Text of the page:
Like

  11. AP stylebook has long been journalism’s “bible.” 🙂 When a new edition comes out, it’s funny to see how we all look for what’s new, what they’ve changed.

    Backyard finally became OK as one word, not long ago. Overdue.

    Like

  12. Cheryl, you’re not far enough north, or you could still get up at a comfortable hour in the morning and see the sunrise in the winter 🙂

    Janice, I would be hesitant to call protesting against any earthly ruler anything to do with spiritual warfare. We must be careful not to confound our temporary nations with the kingdom of God. The president of the U.S. can be an instrument for good, certainly (even Nero was used for good), and also for evil (for every earthly ruler is a fallen human), but he wields no authority in Christ’s kingdom. Before God he stands or falls in what he does with Christ. He will be held accountable for what injustice is done during his administration – injustice happens during every administration – and only the blood of Christ can cover his acts of omission and commission. If he rejects that way of escape, the full weight of his sin will be his to bear for eternity. There is no special position in the eyes of God to those who wield political power on earth. If anything, they are under greater responsibility. In the words of Justin Martyr to the emperor Antoninus Pius, in his plea that Christians be no treated as criminals: “For we forewarn you, that you shall not escape the coming judgment of God, if you continue in your injustice; and we ourselves will invite you to do that which is pleasing to God.”

    Liked by 2 people

  13. DJ, book publishing (at least in the CBA world) uses the Chicago Manual of Style (CMS). For spelling, we use the Merriam-Webster’s Dictionary (which has had “backyard” for a long time, but still persists with “mind-set”); for specifically religious terms (such as whether or not to capitalize “the Flood”), the go-to source is The Christian Writer’s Manual of Style, and publishing houses tend to use their own small style guides to express variations from those.

    Most authors that I edit haven’t consulted any style guide, of course, so they’ll end up making it up as they go. In their use of numbers, if I am editing for a publisher I go with CMS. If I’m editing an individual who plans to self-publish, I tell them I’m editing for CMS style, but if they prefer AP style that is OK too. (Personally I prefer AP style for numbers, and that’s how I generally write unless it’s for publication.) But they can’t just make it up as they go along.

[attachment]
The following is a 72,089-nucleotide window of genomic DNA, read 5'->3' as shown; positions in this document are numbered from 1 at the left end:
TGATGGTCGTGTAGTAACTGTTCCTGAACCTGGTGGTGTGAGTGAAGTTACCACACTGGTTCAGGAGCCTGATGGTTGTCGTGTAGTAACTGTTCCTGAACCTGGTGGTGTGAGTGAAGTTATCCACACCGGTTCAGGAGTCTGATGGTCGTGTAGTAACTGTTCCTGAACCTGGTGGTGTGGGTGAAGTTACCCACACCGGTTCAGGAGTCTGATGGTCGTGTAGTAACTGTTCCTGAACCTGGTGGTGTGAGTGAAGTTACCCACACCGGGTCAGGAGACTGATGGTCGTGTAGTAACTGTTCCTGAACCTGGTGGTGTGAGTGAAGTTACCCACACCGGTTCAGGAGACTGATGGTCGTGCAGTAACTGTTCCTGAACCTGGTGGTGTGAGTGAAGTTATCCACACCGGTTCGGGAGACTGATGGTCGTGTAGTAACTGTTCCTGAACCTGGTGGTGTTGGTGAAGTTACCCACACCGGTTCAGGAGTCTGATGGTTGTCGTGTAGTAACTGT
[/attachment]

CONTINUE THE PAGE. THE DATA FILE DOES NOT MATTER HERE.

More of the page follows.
Like

  14. The tree in the header now is the blue spruce in front of our front door before it had shaken off the last snowfall in December. I thought it pretty cool how the pattern of the overlapping snowy branches resembles a snowflake.

    Liked by 1 person

  15. Pretty header pictures today.

    What are CMS style and AP style for numbers? Sometime back I learned some rules for when to use digits and when to use words, but don’t remember those rules exactly. Numbers fewer than a certain number of digits were to be spelled out (for example, one digit numbers should be in letters), but beyond that, I don’t recall much.

    I guess I should have called myself Six Arrows rather than 6 arrows, then. Shows how much I learned. 🙂

    Like

  16. I find it very frustrating that I missed any part of the inaughuration and I go on line to look and all I can find are photos and news feed of the prostesters. I don’t want to see that

    Liked by 1 person

  17. Roscuro, I was not referring to the black profile photo as the spiritual warfare in absence of other things. The spiritual warfare is going on in my friend’s heart because she is a baby Christian made afraid to step into a church where she wants to be baptized. To me, black is a symbol of death. One thing the black profile photo can mean is contemplation of suicide. I did post a question to my friend on her page asking what her black profile photo means to her because it can mean different things to different people.

    Like

  18. Janice, I just find it quietly amusing that, I assume, the black profile is supposed to be some sort of protest but then they are saying black is back and that is very un politically correct. Like wearing a white hat in the cowboy shows to show who is the good guy.

    Liked by 1 person

  19. I wear black much of the time. It wears better, because small stains don’t show, and generally lasts longer than other colours. I associate black with mourning and sorrow, though that isn’t why I wear it. Johnny Cash wore black out of concern for others:

    Like

  20. Six Arrows, I don’t know the precise details of the AP style, since I haven’t used it at all since I took Journalism in college. (I got an A, if that counts.) But basically it spells out one to ten and then uses numerals for higher than ten. So it will say, “Robert McLaughlin, 11, and his sister Janice, six . . .”

    CMS style is somewhat complicated, but the basic overview is this:

    * Numbers one to one hundred are spelled out.
    * Numbers that can be expressed as two words are spelled out (five thousand but 29,000).
    * If a number is the first word in a sentence, it is always spelled out (even if it is 1952).